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Review: Interstellar

Matthew McConaughey, Anne Hathaway, and Jessica Chastain star in a film written by Jonathan and Christopher Nolan and directed by Christopher Nolan.

<b>STAR POWER: </b> Matthew McConaughey pulls off another praiseworthy performance in Christopher Nolan’s mind-bending space opus <em>Interstellar</em>.

By Hollywood standards, Christopher Nolan has always asked a lot of his audience. The writer/director’s breakout film Memento, which is plotted in reverse chronological order, leaves it to the viewer to piece together its convoluted narrative. His Dark Knight trilogy asked that we expunge from our memory nipple-clad batsuits in favor of his gritty, stone-cold stoic vision of the Caped Crusader. And his genre-mashing head-trip of a heist caper, Inception — well, just Google the film’s title and the word “infographic,” and you’ll see that Nolan’s films reward active engagement, repeat viewings, and, on occasion, the use of visual aids. The filmmaker’s latest enigma to hit theaters, the spectacularly mind-bending and affecting space opus Interstellar, is no exception.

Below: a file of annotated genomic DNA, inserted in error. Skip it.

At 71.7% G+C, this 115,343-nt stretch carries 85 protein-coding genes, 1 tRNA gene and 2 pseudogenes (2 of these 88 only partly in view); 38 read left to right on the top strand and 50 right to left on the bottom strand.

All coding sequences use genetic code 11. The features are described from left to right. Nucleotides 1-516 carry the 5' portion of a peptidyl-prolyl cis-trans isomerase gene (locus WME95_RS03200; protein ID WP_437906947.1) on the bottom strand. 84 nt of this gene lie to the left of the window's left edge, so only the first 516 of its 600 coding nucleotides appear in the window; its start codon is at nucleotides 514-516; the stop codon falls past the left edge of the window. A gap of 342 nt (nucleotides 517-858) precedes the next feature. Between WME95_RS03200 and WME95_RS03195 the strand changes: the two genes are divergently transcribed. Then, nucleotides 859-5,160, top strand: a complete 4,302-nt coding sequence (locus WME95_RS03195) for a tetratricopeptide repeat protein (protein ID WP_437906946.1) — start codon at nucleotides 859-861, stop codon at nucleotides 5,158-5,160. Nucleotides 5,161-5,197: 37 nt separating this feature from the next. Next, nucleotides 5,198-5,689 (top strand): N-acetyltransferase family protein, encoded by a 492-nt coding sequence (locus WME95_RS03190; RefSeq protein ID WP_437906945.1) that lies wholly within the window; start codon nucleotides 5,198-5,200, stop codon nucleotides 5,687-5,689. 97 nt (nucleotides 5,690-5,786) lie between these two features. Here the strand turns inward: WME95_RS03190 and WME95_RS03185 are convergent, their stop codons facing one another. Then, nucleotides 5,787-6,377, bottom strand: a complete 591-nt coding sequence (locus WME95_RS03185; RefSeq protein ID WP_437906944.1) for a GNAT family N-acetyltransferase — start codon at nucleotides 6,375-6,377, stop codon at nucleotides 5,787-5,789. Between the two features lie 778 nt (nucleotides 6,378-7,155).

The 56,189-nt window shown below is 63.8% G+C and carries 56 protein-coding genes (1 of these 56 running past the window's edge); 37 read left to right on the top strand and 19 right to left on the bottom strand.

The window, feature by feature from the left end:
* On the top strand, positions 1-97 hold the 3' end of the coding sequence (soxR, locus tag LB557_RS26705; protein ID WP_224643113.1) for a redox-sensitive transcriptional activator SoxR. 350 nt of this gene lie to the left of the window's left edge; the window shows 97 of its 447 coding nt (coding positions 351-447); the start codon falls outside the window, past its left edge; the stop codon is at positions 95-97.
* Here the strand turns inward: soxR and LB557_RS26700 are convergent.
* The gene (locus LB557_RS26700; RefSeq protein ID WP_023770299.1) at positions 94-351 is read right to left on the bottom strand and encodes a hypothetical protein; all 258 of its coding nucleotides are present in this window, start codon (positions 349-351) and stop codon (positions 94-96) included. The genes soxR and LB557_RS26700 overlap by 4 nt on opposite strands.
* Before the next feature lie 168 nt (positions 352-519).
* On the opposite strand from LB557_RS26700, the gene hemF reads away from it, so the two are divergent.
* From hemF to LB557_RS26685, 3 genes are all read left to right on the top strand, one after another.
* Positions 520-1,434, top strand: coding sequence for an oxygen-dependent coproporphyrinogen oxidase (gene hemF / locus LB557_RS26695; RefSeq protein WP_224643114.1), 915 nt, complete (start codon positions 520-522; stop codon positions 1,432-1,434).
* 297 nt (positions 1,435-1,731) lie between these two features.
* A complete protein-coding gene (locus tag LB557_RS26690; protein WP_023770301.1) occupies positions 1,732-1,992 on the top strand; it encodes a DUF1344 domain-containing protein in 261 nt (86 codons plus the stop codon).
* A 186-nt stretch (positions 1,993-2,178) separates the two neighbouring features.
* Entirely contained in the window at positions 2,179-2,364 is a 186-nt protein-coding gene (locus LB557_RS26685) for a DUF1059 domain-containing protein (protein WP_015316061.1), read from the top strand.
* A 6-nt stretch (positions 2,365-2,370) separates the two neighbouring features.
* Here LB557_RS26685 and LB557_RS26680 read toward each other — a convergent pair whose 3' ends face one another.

The story is set in a not-so-distant, dust-storm-plagued future where crops are dying off at an alarming rate and “nonessential” programs like NASA, the military, and even Major League Baseball have been gutted. Matthew McConaughey plays Cooper, a widowed aviator/engineer-turned-farmer raising his young daughter and teenage son with the help of his father-in-law. Upon discovering that humanity faces certain extinction, Cooper is enlisted by an old colleague into an interstellar expedition to find a new home for mankind among the stars.

Previous Nolan films have been faulted for their heavy reliance on exposition, and this film — which crams a crash course on astrophysics, wormholes, and relativity into its first act — is by no means immune to those criticisms. However, once our crew (which, in a nod to Kubrick, includes some gallows-humored AI) blasts off, the explanations take a backseat to some seriously stunning visuals, an epically organ-heavy Hans Zimmer score, and a plethora of solid performances.

Of particular note is McConaughey, who continues his hot streak of weighty roles here. In one especially moving scene in which Cooper receives a series of video transmissions from Earth, McConaughey demonstrates once more that we are living in what has only half-glibly been termed the McConaissance. And though the film may lose some viewers along the way and fly a little too close to the sun in its epic ambitions, it is undoubtedly a journey on which you will want to reembark — with infographics in tow, of course.

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